Motorcycle Hand Wind Deflectors Version 2.1





Introduction: Motorcycle Hand Wind Deflectors Version 2.1

My latest, new and improved motorcycle hand wind deflectors are based on the original mounting method of my previous ones, but use Lexan sheet for a less visually obtrusive design.
You will note that these are version 2.1.
The original (version 1) used a curved metal shield to block the wind. This wrapped around the front of each grip and brake/clutch lever. However, the metal was big and bulky looking. I also think the curved design did not divert the wind as well as a flatter shield.
The newer version 2.0 used a flat Lexan flat sheet, however, I was still getting some cold wind blowing on my fingertips when wrapped around the grips.
The newest version (2.1) uses a slightly larger sheet of Lexan and bends the bottom portion back for reduced size at the front face as well as to help protect the fingertips at the bottom.
Think of these as windshields for your hands.
These are mounted on my Yamaha Vstar 650, however, I suspect the mount can be modified to fit many makes of motorcycle.
If you line up all your materials and steps ahead of time, it should not take more than 1 hour.
Total cost should be about $15 or less

Step 1: Materials and Tools

(2)  .093" x 8" x 10" Lexan sheets. I got mine at Home Depot. They are replacement panes for windows. They cost $3.75 each
(4) each stainless steel machine screws (10-32 x 1/2"), and lock nuts
(8) each stainless steel washers
(1) length of 1/8" x 1" aluminum bar (I had mine from a previous project, but you could really use whatever size works for you)

Hacksaw to cut metal bar to length
Vise for bending metal bar to 90 degree angle
Drill (I needed 3/8" for my mirror mounts and 3/16" for #10 screws)
Files (flat for smoothing edges of metal bar and Lexan after cutting; also needed round file for tweaking hole for mirror mount)
Bandsaw (or jigsaw) for cutting Lexan)
Heat gun (or oven)
Wood blocks and clamps (for bending Lexan)

Step 2: Mounting Bracket

To make the mounting bracket, cut the 1/8" x 1" aluminum bar to length.
You will need to mock up the basic length with a piece of stiff paper or cardboard to figure out how the mount will fit around the brake and clutch levers and also wrap around the back of the mirror mount.
See photos below for the 2 simple bends and 3 holes required in each bracket.
As you can see, I tweaked the angle of the front piece of the bracket to suit my needs, on this side of the bike only.
The clutch side has different requirements since the mirror mounts are slightly different, so make sure you do each one separately or at least check to see if they are the same.

Step 3: Shield Mockup

I used a piece of cardboard to mock up the shield.
Use a piece of cardboard or stiff paper, that matches the size of the Lexan sheet.
Cut the edges and bend the mockup to get the exact size/shape you desire.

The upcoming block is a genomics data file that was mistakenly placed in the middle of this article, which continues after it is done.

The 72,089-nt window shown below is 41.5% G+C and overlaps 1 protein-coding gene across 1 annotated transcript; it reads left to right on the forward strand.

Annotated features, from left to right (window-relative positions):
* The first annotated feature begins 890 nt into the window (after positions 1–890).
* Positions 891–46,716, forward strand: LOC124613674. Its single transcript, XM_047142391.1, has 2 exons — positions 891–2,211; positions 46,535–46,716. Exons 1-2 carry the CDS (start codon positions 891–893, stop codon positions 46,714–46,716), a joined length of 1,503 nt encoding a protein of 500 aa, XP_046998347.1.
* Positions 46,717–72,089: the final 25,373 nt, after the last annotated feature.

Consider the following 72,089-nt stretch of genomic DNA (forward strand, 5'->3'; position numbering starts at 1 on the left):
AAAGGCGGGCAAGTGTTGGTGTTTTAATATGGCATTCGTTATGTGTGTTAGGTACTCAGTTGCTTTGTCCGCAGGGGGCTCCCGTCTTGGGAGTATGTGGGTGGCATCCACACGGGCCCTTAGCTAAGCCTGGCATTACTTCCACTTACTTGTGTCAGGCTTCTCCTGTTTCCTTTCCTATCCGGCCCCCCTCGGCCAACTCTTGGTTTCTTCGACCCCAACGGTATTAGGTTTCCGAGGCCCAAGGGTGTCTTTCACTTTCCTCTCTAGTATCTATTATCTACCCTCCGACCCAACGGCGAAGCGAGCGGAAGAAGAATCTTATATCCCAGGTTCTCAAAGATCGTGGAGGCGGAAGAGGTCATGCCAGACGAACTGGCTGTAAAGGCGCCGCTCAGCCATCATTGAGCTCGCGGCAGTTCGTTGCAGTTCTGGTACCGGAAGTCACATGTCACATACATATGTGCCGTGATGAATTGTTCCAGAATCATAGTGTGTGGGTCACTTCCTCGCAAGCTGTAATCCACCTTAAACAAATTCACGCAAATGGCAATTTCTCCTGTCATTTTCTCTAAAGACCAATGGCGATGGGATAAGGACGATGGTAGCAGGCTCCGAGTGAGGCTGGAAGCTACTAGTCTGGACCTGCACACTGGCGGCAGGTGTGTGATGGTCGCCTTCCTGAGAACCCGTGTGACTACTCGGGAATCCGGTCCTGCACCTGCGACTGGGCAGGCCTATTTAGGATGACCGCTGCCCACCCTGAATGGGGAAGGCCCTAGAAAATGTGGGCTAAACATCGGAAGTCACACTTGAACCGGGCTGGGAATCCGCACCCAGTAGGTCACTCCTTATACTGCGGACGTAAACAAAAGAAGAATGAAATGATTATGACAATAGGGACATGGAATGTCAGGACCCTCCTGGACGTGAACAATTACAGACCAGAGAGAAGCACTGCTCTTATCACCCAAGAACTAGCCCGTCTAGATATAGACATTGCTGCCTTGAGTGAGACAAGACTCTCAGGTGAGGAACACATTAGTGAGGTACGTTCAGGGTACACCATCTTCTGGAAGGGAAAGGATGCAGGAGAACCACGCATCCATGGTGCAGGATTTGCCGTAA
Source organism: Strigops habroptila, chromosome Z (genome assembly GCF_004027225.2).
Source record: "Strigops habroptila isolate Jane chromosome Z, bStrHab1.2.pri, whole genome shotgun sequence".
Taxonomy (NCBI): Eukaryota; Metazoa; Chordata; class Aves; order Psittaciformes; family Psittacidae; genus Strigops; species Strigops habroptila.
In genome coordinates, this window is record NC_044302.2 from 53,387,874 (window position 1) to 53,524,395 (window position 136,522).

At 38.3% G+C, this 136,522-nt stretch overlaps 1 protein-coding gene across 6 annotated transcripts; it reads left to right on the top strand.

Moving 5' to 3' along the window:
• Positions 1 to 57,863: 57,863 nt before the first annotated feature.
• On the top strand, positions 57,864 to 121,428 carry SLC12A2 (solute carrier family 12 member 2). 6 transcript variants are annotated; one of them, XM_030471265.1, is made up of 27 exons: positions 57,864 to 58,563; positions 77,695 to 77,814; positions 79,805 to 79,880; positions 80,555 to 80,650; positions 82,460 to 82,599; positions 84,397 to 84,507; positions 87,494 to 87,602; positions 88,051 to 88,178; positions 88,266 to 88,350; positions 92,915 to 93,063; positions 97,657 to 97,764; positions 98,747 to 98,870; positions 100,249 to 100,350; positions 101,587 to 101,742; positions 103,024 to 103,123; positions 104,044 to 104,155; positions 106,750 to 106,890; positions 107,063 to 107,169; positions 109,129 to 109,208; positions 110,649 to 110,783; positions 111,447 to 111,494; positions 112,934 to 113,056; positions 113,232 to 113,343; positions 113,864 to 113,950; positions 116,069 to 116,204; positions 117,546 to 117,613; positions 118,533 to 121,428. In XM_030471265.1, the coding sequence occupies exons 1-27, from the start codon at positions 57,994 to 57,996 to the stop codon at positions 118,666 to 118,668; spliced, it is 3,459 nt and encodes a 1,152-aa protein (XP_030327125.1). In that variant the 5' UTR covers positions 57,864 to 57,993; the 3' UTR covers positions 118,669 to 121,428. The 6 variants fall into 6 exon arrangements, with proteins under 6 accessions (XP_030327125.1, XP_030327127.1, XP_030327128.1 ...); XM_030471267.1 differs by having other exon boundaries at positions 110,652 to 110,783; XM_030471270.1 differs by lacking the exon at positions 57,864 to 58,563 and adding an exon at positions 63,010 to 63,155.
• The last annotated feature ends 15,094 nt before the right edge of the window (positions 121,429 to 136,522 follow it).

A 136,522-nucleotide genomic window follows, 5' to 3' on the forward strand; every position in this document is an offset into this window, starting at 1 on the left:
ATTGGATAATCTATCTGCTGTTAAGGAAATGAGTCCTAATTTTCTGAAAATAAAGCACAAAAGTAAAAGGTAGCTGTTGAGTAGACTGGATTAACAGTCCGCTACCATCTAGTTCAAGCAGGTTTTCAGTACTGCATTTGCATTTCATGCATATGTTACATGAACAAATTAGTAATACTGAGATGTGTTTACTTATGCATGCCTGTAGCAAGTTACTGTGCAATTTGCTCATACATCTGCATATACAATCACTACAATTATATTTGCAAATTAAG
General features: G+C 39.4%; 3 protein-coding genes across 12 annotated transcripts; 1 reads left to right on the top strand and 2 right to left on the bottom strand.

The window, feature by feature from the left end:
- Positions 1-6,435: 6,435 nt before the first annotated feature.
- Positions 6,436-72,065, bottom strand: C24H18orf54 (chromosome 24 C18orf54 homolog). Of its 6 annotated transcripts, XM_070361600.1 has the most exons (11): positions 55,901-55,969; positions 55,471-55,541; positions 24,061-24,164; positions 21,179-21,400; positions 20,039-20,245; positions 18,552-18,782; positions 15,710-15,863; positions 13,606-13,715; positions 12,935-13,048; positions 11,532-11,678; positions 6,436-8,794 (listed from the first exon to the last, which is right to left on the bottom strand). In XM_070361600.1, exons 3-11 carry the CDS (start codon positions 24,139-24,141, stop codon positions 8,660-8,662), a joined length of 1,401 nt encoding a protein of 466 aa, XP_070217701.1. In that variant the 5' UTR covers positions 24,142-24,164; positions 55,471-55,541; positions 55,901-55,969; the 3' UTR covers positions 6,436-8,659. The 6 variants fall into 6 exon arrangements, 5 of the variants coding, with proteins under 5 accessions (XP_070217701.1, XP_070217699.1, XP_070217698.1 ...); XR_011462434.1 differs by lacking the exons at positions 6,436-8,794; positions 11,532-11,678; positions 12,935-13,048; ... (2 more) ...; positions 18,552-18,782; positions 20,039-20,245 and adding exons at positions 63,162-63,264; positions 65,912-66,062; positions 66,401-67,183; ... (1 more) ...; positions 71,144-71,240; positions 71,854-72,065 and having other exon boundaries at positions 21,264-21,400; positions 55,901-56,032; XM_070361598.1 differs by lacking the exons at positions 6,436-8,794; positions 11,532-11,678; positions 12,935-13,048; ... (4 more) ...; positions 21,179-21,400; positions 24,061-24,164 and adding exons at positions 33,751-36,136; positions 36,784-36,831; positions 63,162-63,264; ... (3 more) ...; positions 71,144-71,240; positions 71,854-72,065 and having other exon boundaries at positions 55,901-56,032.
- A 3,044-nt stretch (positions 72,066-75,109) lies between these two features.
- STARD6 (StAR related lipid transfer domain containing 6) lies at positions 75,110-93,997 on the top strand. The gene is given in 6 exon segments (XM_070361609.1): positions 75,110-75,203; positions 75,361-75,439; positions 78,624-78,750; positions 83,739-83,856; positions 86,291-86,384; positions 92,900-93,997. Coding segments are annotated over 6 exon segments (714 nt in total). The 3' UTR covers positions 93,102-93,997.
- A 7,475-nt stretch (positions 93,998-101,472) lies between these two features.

Step 4: Lexan Shield

Transfer the outline of the mockup to the Lexan sheet with a Sharpie.
Tape the (2) sheets of Lexan together so that they can be cut at the same time.
I used a bandsaw to cut out the sheets, however, I assume you could just as easily use a jigsaw with a very fine blade.
Use a file to smooth the cut edges of the Lexan

Step 5: Bending Lexan Shield

Clamp the Lexan between two piece of wood with clean straight edges.
Use the two Sharpie marks to align the bend line in the wood vice.
Using the heat gun, heat up the edge of Lexan along the clamped wood edge.
You will need to run the heat gun back and forth to avoid overheating the Lexan in any single spot. If you do, it will deform and possible get small bubbles in it.
Hold and bend down on the Lexan as you heat it up and eventually you will start to feel it give as it softens. I found it beneficial to pull down as I bent down in order to give the bent edge a tighter radius.
Don't worry if you don't get the exact bend you want the first time, since you can simply reclamp, reheat and rebend.
If you don't have a heat gun, you can place the Lexan in an oven for about 5 minutes on 350 degrees.
You have to use gloves to protect your hands from the hot plastic when you bend it over a straight edge.

Step 6: Mount the Shield

Install the brackets on the mirror mounts and hold up the shield to the position you prefer.
Mark the 2 bracket holes on the shield with a Sharpie, drill and mount.

I think they look pretty clean and professional.
Windshields for my hands...nice!

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Question: Seems like the torque of the wind would push the shield into the brake or clutch and rattle. no? I mean do you have to crank the crap down on the mirror?

The turned-down edge on the flat bar prevents rotation.

ok, I'm giving it a go! Fingers froze this morning on the way in.

Love this one. Followed the instructions in 2010 and have been very happy with the windshields ever since. My only issue is that the tightness of the bolts for the mirrors are affected which changes their position--so I may need to get better mirrors!

My mirror bolts/nuts have enough play in them that this was not a problem for me.

This is a great instructional. I'll be building one of these for my V-max.

Nice Job.

Thanks for sharing.

Using the oven to heat my lexan boiled the edges making it look warped. Will try again after finding a heat gun.

I made a pair for my 750 ace, thanks for the great idea.

I'm glad it worked out for you.
I love mine, but with this weather, I'm going to be taking them off for the season soon.

My husband suggested bat wings for our bikes but I hate the way they look. When he found these I said, "Yes, those are perfect!!"

Thanks for the idea! We going to make these.

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